Tag Archives: Manufacturing

Textile, Textile Product, and Apparel Manufacturing

Nature of the Industry

The textile, textile product, and apparel manufacturing industries include establishments that turn fiber into fabric and fabric into clothing and other textile products. While some factories are highly automated, others still rely mostly on people to cut and sew pieces of fabric together. The apparel industry has moved mainly to other countries with cheaper labor costs, while the textile industry has been able to automate much of its production to effectively compete with foreign suppliers. This industry is evolving and its need for a more highly skilled workforce is growing.

Goods and services.

The establishments in these industries produce a variety of goods, some of which are sold to the consumer, while others are sold as inputs to the manufacture of other products. Natural and synthetic fibers are used to produce threads and yarns—which may be woven, knitted, or pressed or otherwise bonded into fabrics—as well as rope, cordage, and twine. Coatings and finishes are applied to the fabrics to enhance the decorative patterns woven into the fabric, or to make the fabric more durable, stain-resistant, or have other properties. Fabrics are used to make many products, including awnings, tents, carpets and rugs, as well as a variety of linens—curtains, tablecloths, towels, and sheets. However, the principal use of fabrics is to make apparel. Establishments in the apparel manufacturing industry produce many knitted clothing products, such as hosiery and socks, shirts, sweaters, and underwear. They also produce many cut-and-sew clothing items like dresses, suits, shirts, and trousers.

Industry organization.

The three individual industries—textile mills, textile product mills, and apparel manufacturing—have many unique characteristics. Textile mills provide the raw material to make apparel and textile products. They take natural and synthetic fibers, such as cotton and polyester, and transform them into fiber, yarn, and thread. Yarns are strands of fibers in a form ready for weaving, knitting, or otherwise intertwining to form a textile fabric. They form the basis for most textile production and commonly are made of cotton, wool, or a synthetic fiber such as polyester. Yarns also can be made of thin strips of plastic, paper, or metal. To produce spun yarn, natural fibers such as cotton and wool must first be processed to remove impurities and give products the desired texture and durability, as well as other characteristics. After this initial cleaning stage, the fibers are spun into yarn.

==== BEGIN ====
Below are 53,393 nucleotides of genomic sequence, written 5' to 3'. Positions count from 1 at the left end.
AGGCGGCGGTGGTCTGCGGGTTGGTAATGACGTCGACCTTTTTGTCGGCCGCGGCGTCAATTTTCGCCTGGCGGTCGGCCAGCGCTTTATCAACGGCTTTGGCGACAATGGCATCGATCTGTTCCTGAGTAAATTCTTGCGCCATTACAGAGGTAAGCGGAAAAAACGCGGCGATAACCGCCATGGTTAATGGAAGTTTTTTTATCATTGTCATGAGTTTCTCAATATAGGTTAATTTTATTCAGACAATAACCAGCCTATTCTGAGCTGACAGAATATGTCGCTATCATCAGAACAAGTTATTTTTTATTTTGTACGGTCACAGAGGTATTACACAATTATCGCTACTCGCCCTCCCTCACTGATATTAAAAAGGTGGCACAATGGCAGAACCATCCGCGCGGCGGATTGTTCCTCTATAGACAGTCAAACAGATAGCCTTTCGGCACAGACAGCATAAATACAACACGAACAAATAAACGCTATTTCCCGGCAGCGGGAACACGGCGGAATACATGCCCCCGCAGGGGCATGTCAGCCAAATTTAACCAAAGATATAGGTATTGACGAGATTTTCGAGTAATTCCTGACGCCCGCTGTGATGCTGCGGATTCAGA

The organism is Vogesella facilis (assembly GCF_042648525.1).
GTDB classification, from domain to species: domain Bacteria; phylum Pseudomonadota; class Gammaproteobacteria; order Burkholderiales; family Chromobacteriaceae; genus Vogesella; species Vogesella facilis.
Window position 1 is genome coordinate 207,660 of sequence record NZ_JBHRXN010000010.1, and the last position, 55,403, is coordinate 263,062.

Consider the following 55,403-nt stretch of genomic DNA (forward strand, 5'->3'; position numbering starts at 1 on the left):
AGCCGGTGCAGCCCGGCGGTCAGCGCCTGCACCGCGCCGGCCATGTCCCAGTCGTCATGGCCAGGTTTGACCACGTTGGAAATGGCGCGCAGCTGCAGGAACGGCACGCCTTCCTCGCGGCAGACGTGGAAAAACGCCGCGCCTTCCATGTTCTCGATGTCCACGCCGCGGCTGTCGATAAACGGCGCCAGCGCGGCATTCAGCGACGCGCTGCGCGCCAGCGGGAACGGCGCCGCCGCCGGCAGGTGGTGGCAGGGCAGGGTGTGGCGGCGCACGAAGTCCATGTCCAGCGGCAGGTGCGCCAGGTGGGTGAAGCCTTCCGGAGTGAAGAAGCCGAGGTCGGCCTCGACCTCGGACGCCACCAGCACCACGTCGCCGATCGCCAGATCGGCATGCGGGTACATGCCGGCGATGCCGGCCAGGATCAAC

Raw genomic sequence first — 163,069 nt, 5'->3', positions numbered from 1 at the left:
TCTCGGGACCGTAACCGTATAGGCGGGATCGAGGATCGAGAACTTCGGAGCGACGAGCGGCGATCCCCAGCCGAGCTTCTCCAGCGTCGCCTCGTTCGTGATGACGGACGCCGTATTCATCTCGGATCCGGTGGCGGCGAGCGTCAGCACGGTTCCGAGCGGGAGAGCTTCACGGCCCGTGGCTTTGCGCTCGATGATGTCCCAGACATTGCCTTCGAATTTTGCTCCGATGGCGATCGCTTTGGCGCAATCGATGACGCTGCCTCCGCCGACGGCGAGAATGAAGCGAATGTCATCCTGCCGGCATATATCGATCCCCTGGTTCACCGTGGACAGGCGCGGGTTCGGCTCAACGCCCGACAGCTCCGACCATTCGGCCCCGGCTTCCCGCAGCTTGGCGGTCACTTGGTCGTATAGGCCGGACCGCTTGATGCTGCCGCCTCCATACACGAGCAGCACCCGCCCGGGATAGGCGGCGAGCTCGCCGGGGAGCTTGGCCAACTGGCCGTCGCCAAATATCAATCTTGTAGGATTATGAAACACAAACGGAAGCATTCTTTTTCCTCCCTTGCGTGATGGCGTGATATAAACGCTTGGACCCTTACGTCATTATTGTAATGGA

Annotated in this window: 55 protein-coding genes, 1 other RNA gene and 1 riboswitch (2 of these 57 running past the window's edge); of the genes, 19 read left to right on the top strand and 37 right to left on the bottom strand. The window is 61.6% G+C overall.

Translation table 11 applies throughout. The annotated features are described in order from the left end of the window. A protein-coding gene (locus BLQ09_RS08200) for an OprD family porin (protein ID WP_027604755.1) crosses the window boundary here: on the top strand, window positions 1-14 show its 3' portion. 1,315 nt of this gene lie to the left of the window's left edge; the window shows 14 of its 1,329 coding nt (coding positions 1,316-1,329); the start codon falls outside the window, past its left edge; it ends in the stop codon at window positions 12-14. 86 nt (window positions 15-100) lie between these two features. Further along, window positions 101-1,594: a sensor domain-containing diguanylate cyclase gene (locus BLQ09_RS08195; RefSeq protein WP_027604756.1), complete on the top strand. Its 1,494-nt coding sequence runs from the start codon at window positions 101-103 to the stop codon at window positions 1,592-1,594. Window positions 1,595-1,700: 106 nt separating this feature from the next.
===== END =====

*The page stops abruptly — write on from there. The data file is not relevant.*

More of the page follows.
Textile mills then go on to produce fabric by means of weaving and knitting. Workers in weaving mills use complex, automated looms to transform yarns into cloth. Looms weave or interlace two yarns, so they cross each other at right angles to form fabric. Knitting mills use automated machines to produce fabric of interlocking loops of one or more yarns.

At any time during the production process, a number of processes, called finishing, may be performed on the fabric. These processes—which include dyeing, bleaching, and stonewashing, among others—may be performed by the textile mill or at a separate finishing mill. Finishing encompasses chemical or mechanical treatments performed on fiber, yarn, or fabric to improve appearance, texture, or performance.

Textile mills that also make the end products in the same factory are included in this sector; otherwise, if the fabric is purchased the product made is considered a product of the textile mills products sector or apparel manufacturing sector. The textile product mills sector comprises establishments that produce a wide variety of textile products for use by individuals and businesses, but not including apparel. Some of the items made in this sector include household items, such as carpets and rugs; towels, curtains, and sheets; cord and twine; furniture and automotive upholstery; and industrial belts and fire hoses. Because the process of converting raw fibers into finished textile products is complex, most textile mills specialize.

The apparel manufacturing industry transforms fabrics produced by textile manufacturers into clothing and accessories. By cutting and sewing fabrics or other materials, such as leather, rubberized fabrics, plastics, and furs, workers in this industry help to keep consumers warm, dry, and fashionable.

The apparel industry traditionally has consisted mostly of production workers who performed the cutting and sewing functions in an assembly line. This industry remains labor-intensive, despite advances in technology and workplace practices.